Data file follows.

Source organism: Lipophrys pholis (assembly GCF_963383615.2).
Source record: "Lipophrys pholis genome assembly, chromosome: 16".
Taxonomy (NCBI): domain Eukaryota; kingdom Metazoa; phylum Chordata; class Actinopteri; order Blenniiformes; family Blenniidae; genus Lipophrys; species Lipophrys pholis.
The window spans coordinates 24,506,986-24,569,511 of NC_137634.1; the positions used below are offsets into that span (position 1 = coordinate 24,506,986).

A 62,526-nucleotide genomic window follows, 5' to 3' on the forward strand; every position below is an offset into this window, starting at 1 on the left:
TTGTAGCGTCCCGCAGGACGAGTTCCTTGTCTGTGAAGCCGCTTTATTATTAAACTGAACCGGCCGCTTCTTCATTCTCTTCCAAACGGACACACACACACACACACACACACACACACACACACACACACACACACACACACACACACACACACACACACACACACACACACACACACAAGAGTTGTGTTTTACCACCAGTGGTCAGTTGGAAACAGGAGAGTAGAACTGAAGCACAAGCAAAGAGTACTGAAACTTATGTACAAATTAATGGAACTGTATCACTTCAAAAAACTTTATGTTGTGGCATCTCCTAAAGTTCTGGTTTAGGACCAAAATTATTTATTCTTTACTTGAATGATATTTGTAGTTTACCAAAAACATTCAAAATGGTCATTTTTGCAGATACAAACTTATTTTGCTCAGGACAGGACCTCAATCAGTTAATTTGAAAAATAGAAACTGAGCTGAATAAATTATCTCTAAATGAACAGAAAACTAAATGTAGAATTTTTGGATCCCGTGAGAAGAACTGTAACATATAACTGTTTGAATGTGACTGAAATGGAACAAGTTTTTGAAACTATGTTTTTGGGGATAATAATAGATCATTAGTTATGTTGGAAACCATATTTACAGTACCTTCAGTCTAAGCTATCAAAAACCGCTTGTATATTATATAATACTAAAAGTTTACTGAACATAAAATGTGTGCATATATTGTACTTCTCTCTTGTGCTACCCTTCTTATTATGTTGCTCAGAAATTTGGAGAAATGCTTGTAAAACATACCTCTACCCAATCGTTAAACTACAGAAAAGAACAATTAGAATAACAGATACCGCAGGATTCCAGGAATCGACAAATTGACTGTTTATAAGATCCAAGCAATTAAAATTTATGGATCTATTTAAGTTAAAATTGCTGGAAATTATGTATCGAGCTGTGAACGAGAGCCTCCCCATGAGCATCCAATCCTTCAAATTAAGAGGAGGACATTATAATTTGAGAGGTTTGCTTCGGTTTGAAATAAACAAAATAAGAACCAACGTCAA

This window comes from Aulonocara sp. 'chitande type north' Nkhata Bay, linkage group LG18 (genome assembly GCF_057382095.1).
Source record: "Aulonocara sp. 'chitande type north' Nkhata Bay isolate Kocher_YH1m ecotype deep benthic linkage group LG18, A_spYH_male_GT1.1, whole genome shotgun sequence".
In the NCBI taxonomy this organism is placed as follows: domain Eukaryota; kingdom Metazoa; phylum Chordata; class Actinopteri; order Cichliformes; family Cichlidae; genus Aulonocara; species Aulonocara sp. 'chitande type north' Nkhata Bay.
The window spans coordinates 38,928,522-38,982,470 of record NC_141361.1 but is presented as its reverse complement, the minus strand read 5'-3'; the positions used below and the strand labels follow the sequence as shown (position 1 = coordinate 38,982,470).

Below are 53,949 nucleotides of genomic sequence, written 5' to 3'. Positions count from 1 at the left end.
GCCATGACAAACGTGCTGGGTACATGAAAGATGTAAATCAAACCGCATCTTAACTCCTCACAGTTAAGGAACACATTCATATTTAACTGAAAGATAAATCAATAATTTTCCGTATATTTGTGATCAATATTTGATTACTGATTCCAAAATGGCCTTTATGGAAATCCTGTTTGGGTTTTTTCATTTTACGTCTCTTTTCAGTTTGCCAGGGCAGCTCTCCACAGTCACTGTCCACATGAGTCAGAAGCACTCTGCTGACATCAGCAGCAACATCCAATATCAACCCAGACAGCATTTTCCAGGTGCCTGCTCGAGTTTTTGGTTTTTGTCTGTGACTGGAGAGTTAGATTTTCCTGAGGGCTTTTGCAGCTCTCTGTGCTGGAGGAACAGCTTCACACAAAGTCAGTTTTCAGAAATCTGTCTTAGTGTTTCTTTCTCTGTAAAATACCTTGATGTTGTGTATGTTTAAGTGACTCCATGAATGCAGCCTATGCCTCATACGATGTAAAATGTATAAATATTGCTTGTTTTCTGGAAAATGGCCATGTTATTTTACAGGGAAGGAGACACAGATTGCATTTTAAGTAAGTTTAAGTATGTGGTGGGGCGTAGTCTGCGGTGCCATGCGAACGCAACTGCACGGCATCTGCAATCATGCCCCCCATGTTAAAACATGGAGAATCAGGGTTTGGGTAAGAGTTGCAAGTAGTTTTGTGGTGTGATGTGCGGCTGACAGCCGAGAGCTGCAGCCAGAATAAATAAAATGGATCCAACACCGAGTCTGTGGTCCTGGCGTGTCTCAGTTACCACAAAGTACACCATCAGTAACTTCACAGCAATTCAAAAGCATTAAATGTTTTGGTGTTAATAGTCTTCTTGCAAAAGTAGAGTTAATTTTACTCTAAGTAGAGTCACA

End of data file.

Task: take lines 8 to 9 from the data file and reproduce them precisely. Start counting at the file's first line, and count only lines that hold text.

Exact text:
Source record: "Aulonocara sp. 'chitande type north' Nkhata Bay isolate Kocher_YH1m ecotype deep benthic linkage group LG18, A_spYH_male_GT1.1, whole genome shotgun sequence".
In the NCBI taxonomy this organism is placed as follows: domain Eukaryota; kingdom Metazoa; phylum Chordata; class Actinopteri; order Cichliformes; family Cichlidae; genus Aulonocara; species Aulonocara sp. 'chitande type north' Nkhata Bay.